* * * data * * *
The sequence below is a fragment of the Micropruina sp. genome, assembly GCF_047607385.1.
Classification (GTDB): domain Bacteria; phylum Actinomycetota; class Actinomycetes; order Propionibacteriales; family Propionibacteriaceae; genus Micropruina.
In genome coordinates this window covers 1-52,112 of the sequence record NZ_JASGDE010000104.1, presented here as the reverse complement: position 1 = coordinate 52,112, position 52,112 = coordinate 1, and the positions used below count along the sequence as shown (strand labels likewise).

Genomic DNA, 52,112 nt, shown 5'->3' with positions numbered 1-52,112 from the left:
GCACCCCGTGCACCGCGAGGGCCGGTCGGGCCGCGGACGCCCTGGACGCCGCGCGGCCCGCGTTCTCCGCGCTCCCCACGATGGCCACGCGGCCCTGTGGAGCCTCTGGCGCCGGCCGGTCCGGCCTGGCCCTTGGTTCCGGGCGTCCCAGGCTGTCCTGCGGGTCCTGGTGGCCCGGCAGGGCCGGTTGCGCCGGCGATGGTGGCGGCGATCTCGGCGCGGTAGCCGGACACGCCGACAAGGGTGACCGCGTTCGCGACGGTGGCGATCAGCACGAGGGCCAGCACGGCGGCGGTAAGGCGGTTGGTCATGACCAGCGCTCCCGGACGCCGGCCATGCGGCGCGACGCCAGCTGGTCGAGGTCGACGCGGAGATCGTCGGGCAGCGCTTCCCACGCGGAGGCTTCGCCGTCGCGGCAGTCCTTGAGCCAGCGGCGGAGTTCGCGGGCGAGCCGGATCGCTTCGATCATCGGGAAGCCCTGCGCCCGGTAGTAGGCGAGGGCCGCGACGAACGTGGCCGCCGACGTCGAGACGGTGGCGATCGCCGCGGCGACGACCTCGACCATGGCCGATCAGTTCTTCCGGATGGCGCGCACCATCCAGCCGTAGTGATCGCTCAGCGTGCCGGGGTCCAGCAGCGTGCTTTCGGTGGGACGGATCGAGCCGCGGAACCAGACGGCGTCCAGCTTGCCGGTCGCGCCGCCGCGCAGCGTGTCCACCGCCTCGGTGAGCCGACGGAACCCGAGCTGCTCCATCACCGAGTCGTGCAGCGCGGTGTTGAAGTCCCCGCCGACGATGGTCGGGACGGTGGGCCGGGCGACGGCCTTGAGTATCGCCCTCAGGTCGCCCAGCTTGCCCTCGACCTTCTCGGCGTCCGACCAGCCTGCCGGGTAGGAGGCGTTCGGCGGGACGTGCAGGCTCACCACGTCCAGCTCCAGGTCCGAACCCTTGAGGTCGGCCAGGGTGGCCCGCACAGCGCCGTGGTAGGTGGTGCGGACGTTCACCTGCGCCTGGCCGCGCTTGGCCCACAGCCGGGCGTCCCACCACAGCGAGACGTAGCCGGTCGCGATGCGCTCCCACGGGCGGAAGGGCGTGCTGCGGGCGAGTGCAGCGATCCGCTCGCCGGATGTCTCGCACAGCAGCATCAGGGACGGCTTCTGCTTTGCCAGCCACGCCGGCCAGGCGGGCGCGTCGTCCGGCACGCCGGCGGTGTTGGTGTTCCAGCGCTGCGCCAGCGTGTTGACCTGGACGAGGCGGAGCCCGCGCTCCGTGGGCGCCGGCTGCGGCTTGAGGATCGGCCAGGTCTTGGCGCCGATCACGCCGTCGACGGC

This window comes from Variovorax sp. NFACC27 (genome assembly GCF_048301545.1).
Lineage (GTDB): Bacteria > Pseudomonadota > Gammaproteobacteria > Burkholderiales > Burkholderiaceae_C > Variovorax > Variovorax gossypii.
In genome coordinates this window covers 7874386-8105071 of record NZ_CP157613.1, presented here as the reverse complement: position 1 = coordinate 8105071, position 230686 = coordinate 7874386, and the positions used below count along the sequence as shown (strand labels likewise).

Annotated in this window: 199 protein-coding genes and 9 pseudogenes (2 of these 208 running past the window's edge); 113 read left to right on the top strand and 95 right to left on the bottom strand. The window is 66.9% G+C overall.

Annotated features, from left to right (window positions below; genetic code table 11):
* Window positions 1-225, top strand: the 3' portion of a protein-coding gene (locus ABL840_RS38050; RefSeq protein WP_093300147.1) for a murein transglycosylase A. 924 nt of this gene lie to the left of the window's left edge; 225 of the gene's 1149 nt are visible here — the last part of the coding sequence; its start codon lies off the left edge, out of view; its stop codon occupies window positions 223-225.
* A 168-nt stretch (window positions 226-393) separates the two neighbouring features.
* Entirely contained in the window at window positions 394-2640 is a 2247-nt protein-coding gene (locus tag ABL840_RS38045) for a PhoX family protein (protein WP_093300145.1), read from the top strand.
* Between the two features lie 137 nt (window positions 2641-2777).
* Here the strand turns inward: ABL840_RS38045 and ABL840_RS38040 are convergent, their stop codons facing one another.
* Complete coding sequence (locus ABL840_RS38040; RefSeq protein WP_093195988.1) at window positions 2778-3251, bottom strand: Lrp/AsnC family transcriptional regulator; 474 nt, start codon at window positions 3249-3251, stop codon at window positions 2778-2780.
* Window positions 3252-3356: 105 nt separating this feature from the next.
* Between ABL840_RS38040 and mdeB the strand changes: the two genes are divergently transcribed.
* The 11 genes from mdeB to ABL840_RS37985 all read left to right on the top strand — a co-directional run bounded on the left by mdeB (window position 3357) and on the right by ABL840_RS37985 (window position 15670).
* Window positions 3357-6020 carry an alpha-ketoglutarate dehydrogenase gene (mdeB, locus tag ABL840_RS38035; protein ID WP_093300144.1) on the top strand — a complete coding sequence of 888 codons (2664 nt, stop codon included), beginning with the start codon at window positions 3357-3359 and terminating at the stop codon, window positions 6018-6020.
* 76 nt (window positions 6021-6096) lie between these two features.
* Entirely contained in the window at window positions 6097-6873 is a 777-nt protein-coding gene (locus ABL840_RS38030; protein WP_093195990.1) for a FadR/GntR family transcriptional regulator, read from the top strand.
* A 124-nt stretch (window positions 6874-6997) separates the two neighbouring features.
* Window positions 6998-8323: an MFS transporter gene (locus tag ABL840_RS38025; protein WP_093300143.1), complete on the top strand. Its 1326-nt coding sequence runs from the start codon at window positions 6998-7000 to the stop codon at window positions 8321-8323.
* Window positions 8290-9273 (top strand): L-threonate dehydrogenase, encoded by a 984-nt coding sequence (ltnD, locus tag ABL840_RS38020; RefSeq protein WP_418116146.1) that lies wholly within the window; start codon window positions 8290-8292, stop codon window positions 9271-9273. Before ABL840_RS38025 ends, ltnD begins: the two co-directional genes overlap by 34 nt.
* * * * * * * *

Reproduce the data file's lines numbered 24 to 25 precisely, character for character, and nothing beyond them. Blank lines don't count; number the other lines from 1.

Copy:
* Window positions 6998-8323: an MFS transporter gene (locus tag ABL840_RS38025; protein WP_093300143.1), complete on the top strand. Its 1326-nt coding sequence runs from the start codon at window positions 6998-7000 to the stop codon at window positions 8321-8323.
* Window positions 8290-9273 (top strand): L-threonate dehydrogenase, encoded by a 984-nt coding sequence (ltnD, locus tag ABL840_RS38020; RefSeq protein WP_418116146.1) that lies wholly within the window; start codon window positions 8290-8292, stop codon window positions 9271-9273. Before ABL840_RS38025 ends, ltnD begins: the two co-directional genes overlap by 34 nt.